It was a bit dramatic and certainly an overstatement. But on the campus of a historically Black university in a city in desperate need of rescuing, the air of hope was fading.

Yet still, I believed! I was passionate and fiery, but young and without direction. My right fist was held high, but there was no revolution. Along with my group of friends and associates, I was a combination of impressively naive and unproductively focused.

But despite her many misguided failings, I was at one with my Inner Activist.

I lost her somewhere between leaving the warm cocoon of campus life and entering the rigid and cold adult world of a full-time employee. With stealth, my priorities shifted from empowering the masses and encouraging city-wide peace to remembering to set my alarm for work and making my car payment. I never knew what hit me as she made a slow descent away from being the definition of me.

Over the years, I have found myself searching for her, my Inner Activist, only to realize she is nothing more than a long, lost friend. Leaving a trail of guilt stretching straight from my past toward an awkward gaping hole in my present.

I wondered if she’d think I was lost and insignificant. If she would have ridiculed me for being black nanny to many white families. I’m sure she’d shudder at the sight of my feet planted firmly in the stereotype. Maybe she’d call me mammy.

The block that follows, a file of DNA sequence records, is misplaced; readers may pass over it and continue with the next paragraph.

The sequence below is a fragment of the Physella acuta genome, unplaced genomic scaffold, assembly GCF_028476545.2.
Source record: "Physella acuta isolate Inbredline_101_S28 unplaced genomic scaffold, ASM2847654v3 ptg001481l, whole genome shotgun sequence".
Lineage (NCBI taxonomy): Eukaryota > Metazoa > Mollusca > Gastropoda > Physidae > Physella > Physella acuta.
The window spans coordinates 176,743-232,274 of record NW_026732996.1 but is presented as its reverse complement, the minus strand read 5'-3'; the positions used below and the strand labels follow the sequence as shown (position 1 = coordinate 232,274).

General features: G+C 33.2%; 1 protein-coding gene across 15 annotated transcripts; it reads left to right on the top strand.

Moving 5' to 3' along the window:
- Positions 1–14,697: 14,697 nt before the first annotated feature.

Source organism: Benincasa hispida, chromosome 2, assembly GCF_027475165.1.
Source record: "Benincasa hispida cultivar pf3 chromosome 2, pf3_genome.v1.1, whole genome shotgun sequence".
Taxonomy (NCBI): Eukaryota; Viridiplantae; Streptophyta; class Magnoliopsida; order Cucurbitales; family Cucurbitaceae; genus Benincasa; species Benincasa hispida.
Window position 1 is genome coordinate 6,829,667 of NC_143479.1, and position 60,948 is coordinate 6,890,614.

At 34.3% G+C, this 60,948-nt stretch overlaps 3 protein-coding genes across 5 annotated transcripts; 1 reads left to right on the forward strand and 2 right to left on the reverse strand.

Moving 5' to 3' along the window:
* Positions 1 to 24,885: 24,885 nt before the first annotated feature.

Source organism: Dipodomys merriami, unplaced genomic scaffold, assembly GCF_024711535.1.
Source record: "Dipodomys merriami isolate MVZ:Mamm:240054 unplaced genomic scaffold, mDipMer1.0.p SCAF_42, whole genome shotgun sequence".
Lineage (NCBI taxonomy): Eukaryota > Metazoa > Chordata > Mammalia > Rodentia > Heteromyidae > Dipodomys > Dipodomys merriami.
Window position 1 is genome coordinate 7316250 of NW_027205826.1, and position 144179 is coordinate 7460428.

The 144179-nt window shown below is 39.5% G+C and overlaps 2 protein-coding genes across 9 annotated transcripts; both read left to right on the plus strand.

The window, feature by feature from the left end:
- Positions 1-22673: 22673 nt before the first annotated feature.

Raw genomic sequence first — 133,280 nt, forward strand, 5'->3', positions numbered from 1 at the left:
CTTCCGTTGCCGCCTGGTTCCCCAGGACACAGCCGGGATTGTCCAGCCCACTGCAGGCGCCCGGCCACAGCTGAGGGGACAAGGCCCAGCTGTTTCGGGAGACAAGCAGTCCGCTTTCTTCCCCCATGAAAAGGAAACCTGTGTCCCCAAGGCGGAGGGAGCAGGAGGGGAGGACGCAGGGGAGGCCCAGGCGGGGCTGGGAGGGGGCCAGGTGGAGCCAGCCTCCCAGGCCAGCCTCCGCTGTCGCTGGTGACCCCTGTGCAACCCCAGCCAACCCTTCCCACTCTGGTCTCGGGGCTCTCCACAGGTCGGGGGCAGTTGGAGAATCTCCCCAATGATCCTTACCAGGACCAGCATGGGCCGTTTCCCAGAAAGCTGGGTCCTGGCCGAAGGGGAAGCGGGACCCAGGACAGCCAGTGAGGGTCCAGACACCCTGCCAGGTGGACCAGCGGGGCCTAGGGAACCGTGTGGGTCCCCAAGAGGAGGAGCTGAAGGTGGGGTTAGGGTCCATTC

If I could friend her on Facebook, I would. She was last seen many years ago. My Inner Activist might be stuck stagnant in the bowels of MySpace. I’d post on her Timeline “Hello! :-) It’s been a while! Hoping we can go out for coffee soon!”

Maybe she’d forgive me. Maybe she’d take me back. I’d wrestle with butt-hurt thoughts of her ignoring me in the 326 minutes it takes her to reply to my post.

Yes, I’d time it. I’ve really missed her.

Over cappuccino and vegan muffins, I would apologetically tell my Inner Activist that I’d simply and regretfully forgotten about our plans for the future. I would say I’d been distracted by paying the bills. Thrown off course by relationships masquerading as love and then actual real deal love. I’d plead with her to believe I’d never let a man, or anything else, get between us again. I was just trying to find myself, ya’ know?

My Inner Activist, she’d look at me with kind but disappointed eyes and I would catch the slightest hint of burgeoning revolution in her glare. Across the table, I might be close to crying but just before the impending tears escape she would say to me: